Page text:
In collaboration with Laboratoire des Science du Climat et de l’Environnement, France, the PICE team has studied the ancient air trapped inside tiny air bubbles in an Antarctic ice core. The ice core represents the last 800,000 years of climatic development.

The scientists take advantage of the fact that the oxygen atom does not only exist in the most common form 16O with 8 protons and 8 neutrons but also as the isotopes 17O and 18O. The isotopic composition is a tracer for biosphere productivity. Uniquely, the method will show the global level of biological production in contrast to other methods which give more localized results.

Combining the air bubble measurements with modeling of oxygen behavior in both the biosphere and the stratosphere, the researchers were able to quantify the biosphere productivity evolution under both glacial periods (ice ages) and interglacial periods. In total, eight glacial cycles were covered.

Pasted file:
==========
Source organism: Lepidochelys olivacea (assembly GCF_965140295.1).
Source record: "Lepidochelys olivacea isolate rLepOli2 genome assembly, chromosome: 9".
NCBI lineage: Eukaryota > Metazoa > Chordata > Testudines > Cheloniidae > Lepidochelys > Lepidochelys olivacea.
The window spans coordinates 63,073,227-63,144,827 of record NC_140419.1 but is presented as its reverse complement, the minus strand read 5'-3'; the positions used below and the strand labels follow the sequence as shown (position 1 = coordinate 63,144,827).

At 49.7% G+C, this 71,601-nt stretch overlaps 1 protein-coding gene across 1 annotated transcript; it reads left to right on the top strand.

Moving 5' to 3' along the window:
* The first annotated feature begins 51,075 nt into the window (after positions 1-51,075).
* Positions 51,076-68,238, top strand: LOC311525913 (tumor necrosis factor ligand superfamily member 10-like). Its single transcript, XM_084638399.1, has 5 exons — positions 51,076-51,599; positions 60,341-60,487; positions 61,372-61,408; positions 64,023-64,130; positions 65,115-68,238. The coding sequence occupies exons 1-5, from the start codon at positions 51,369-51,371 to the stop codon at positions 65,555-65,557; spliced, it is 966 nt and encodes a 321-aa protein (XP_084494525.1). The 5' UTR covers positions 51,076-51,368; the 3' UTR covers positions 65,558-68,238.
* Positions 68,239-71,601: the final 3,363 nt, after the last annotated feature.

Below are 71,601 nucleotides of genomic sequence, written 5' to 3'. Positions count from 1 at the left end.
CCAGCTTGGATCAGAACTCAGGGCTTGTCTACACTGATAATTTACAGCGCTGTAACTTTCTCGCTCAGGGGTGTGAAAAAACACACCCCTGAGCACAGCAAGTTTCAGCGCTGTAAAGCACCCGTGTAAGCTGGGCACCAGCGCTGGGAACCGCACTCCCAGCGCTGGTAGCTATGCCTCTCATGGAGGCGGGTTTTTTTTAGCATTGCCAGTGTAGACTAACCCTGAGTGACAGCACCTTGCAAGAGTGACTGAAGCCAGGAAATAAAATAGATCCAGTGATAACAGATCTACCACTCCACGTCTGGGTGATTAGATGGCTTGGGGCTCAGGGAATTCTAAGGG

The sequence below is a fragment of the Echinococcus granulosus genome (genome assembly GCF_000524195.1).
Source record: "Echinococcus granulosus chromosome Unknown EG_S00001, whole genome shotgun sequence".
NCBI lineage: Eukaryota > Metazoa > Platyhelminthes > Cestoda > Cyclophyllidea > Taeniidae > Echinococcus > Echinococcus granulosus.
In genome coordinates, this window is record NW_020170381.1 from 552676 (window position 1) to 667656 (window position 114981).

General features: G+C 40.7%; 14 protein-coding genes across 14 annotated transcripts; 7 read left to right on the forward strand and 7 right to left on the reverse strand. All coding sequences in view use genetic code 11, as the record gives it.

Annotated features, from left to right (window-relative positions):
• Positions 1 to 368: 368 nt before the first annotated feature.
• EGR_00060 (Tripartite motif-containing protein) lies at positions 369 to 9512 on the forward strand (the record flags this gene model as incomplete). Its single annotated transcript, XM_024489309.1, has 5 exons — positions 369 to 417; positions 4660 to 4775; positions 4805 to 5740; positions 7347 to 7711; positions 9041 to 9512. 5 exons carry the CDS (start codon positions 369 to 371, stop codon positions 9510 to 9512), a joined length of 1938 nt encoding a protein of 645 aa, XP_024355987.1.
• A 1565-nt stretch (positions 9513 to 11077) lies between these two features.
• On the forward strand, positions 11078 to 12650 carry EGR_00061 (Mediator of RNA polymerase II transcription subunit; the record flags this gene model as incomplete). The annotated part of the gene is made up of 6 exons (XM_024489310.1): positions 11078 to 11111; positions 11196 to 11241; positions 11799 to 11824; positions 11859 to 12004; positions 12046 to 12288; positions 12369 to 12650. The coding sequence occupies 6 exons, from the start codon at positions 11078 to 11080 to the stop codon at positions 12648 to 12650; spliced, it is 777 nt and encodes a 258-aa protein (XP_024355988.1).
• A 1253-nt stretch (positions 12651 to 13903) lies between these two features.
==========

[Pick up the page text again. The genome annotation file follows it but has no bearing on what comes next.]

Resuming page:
“The results clearly demonstrate that productivity drops during glacial periods and increases during interglacial periods. Further, a strong correlation exists with past atmospheric carbon dioxide concentrations measured from multiple ice cores. In addition, the effect is more prominent during glacial periods where the level of carbon dioxide and the global biosphere productivity start to increase several thousand years before the ice caps begin to melt. This correlation is explained by the strong fertilization effect by atmospheric carbon dioxide,” says Ji-Woong Yang.

The Decline Effect – Part 2: How Does This Happen?

by K. Hansen, Feb 29, 2022 in WUWT

What exactly is the decline effect?  Is it the fact that certain scientifically discovered effects decline over time the more they are studied and researched? Almost, but not really.  The Wiki has this definition for us: